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Polymerase chain reaction is a cornerstone of molecular biology research. Using short pieces of single-stranded DNA called primers the previously invisible becomes tangible.

Friday, May 06, 2005

Garden of Freedom

  • date: 05/06/05
  • time: evening
  • weather: 51 ºF, light rain, wind E/NE at 14 mph
  • mileage: today-0, week-18.2, year-169.3
  • resting (bpm): 62
  • after workout (bpm): n/a
  • weight: +26


I wanted to think. I’m much better at it when I’m moving. Though long distance running affords ample time and motion, I find it too extreme, either too jarring or too trance inducing, to sort through and organize my thoughts. Coupled with my still tired legs and the prospect of sage counsel, I decided to walk through the Garden of Freedom.

The inscription on the central monument takes from the Declaration of Independence.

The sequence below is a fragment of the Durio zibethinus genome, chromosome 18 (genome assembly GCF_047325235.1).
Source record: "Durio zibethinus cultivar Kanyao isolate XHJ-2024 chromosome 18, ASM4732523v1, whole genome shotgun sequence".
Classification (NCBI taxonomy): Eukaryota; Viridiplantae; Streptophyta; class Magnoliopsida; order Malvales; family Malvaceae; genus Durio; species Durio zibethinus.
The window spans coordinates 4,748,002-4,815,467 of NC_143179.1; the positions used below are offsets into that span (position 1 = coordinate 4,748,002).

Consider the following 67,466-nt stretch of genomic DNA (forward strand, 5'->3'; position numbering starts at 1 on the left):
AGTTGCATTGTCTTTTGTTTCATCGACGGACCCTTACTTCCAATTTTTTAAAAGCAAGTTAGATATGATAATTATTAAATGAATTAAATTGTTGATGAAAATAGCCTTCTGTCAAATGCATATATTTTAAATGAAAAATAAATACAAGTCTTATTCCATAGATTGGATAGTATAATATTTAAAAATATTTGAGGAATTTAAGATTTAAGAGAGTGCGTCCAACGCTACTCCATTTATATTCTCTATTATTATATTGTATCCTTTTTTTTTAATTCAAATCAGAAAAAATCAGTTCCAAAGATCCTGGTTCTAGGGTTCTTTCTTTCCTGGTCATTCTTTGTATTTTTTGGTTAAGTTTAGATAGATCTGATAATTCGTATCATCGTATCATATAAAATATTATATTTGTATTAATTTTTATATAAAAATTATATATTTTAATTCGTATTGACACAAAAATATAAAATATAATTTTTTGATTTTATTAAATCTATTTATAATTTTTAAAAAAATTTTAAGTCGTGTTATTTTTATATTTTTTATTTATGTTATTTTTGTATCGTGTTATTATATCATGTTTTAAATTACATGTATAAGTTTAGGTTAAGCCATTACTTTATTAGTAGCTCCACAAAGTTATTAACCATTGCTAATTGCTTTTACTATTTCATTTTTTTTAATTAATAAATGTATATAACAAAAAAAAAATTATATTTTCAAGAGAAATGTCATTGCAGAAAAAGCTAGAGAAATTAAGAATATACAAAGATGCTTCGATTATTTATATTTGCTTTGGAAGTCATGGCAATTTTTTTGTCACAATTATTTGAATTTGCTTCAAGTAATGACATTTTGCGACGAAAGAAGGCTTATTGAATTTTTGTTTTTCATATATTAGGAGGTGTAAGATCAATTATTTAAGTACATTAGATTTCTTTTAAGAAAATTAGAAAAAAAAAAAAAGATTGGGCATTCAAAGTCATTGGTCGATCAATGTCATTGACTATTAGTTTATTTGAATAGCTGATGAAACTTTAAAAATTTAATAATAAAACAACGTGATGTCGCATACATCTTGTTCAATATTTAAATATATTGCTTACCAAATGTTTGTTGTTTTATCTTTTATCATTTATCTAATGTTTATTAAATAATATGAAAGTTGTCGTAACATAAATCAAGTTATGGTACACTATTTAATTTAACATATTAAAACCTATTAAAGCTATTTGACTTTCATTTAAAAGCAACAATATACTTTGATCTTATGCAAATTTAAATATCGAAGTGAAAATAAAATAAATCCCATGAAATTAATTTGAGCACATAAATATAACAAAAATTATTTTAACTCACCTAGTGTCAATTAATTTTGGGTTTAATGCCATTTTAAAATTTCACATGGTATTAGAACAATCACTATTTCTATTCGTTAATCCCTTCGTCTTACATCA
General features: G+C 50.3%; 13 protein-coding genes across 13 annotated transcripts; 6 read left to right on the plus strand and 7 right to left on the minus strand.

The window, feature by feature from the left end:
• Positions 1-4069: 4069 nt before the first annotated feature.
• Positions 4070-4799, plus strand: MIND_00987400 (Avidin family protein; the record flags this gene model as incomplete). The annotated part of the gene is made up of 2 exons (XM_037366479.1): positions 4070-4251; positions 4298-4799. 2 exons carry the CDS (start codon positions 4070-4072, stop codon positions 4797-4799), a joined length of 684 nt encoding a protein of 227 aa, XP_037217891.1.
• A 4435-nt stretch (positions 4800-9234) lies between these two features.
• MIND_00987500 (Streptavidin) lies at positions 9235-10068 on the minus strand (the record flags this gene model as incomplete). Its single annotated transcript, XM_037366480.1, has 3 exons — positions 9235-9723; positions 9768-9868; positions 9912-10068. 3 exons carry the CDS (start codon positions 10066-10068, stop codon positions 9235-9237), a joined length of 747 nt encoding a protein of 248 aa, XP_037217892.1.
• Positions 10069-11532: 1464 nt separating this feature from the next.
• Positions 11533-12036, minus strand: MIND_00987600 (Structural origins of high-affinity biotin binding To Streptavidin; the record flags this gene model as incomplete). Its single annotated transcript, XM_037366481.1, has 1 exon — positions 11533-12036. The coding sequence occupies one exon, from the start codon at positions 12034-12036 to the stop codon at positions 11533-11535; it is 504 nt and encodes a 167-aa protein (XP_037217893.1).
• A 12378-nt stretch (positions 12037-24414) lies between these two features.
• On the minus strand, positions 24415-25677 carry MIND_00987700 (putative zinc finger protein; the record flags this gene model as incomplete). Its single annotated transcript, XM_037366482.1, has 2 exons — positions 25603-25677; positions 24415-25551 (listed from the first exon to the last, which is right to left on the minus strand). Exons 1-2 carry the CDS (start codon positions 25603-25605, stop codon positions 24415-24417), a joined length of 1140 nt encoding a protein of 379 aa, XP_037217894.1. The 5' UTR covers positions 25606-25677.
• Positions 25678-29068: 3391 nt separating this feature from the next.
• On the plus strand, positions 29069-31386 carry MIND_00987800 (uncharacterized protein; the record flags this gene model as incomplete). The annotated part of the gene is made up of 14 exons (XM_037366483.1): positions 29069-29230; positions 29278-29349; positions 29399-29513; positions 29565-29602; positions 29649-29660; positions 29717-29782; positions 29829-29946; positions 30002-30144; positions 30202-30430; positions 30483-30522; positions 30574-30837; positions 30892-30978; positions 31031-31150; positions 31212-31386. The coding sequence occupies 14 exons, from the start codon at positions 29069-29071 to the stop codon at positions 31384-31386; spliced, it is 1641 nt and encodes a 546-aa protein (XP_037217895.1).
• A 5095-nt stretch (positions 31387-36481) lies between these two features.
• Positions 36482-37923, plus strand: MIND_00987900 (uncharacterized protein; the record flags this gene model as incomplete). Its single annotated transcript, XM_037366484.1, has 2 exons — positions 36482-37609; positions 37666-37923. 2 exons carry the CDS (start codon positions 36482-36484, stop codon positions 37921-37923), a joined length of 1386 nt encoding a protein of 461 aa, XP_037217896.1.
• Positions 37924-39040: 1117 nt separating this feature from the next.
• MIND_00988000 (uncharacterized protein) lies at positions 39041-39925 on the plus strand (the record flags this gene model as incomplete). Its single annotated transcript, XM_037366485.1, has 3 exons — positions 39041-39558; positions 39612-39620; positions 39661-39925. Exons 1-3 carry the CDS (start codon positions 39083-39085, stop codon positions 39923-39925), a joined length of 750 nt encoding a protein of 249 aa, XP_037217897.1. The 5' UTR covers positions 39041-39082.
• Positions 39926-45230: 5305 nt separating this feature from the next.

“… with the firm reliance on the protection of divine Providence, we mutually pledge to each other our Lives, our Fortunes and our sacred Honor.”

I thought of Niece and Nephew. They are fortunate in youth, in loving parents and doting aunts, uncles and grandparents. They require 4th grade math just to calculate all their cousins and friends. They were also born to a land, its citizens pledged to the common good. They are at liberty to pursue health and happiness. In both concerns, they are well on their way.

I, on the other hand, have hit a rough patch in my pursuits. Rejection here, rejection there, no thanks seemingly everywhere. I guess I was looking for a little clarity and inspiration. Mom is always good for that. I felt drops starting to come down on my head. I had wandered from the edge of the garden to the reception center. Maybe I could duck in there until the rain passes. Closed. Yeah, that’s right. The Garden of Freedom was closed. Irony aside, I surmised I must have been walking for over an hour. I took a more direct path back to the car. I looked down at the bronze plaque that marks my mother’s grave. Dignified, discrete. That is surely the way she wanted it.

“Thanks for listening. I can always count on you.”

I nodded to the security guard who held open the gate to allow my exit. I flicked on the intermittent wipers. The worst of the rain had passed.

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